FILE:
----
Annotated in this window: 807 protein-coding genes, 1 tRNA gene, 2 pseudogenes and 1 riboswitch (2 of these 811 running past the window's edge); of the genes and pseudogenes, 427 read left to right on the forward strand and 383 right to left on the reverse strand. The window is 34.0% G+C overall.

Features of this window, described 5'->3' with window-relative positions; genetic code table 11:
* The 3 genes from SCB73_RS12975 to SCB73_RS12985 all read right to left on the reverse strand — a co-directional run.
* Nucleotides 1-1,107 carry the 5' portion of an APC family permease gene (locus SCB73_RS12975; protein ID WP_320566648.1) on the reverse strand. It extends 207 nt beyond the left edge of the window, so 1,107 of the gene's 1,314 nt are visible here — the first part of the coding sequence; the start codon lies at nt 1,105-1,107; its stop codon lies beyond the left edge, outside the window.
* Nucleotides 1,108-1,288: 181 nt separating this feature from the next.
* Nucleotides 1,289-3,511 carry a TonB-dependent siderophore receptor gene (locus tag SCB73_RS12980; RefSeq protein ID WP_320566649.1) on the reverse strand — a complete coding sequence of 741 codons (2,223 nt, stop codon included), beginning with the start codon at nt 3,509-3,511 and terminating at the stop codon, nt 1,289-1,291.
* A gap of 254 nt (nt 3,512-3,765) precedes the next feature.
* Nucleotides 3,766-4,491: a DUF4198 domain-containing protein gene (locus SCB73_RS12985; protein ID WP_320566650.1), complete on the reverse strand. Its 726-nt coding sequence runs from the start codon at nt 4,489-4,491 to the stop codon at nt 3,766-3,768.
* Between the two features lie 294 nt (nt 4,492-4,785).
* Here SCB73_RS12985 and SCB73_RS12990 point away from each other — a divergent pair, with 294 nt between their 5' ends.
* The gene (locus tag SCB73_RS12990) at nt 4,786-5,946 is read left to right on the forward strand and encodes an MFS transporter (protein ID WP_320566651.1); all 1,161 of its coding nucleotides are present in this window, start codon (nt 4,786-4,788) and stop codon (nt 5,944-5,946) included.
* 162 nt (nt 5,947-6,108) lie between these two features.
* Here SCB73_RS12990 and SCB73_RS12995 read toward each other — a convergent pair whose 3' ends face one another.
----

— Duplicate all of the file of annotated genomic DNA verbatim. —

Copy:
Annotated in this window: 807 protein-coding genes, 1 tRNA gene, 2 pseudogenes and 1 riboswitch (2 of these 811 running past the window's edge); of the genes and pseudogenes, 427 read left to right on the forward strand and 383 right to left on the reverse strand. The window is 34.0% G+C overall.

Features of this window, described 5'->3' with window-relative positions; genetic code table 11:
* The 3 genes from SCB73_RS12975 to SCB73_RS12985 all read right to left on the reverse strand — a co-directional run.
* Nucleotides 1-1,107 carry the 5' portion of an APC family permease gene (locus SCB73_RS12975; protein ID WP_320566648.1) on the reverse strand. It extends 207 nt beyond the left edge of the window, so 1,107 of the gene's 1,314 nt are visible here — the first part of the coding sequence; the start codon lies at nt 1,105-1,107; its stop codon lies beyond the left edge, outside the window.
* Nucleotides 1,108-1,288: 181 nt separating this feature from the next.
* Nucleotides 1,289-3,511 carry a TonB-dependent siderophore receptor gene (locus tag SCB73_RS12980; RefSeq protein ID WP_320566649.1) on the reverse strand — a complete coding sequence of 741 codons (2,223 nt, stop codon included), beginning with the start codon at nt 3,509-3,511 and terminating at the stop codon, nt 1,289-1,291.
* A gap of 254 nt (nt 3,512-3,765) precedes the next feature.
* Nucleotides 3,766-4,491: a DUF4198 domain-containing protein gene (locus SCB73_RS12985; protein ID WP_320566650.1), complete on the reverse strand. Its 726-nt coding sequence runs from the start codon at nt 4,489-4,491 to the stop codon at nt 3,766-3,768.
* Between the two features lie 294 nt (nt 4,492-4,785).
* Here SCB73_RS12985 and SCB73_RS12990 point away from each other — a divergent pair, with 294 nt between their 5' ends.
* The gene (locus tag SCB73_RS12990) at nt 4,786-5,946 is read left to right on the forward strand and encodes an MFS transporter (protein ID WP_320566651.1); all 1,161 of its coding nucleotides are present in this window, start codon (nt 4,786-4,788) and stop codon (nt 5,944-5,946) included.
* 162 nt (nt 5,947-6,108) lie between these two features.
* Here SCB73_RS12990 and SCB73_RS12995 read toward each other — a convergent pair whose 3' ends face one another.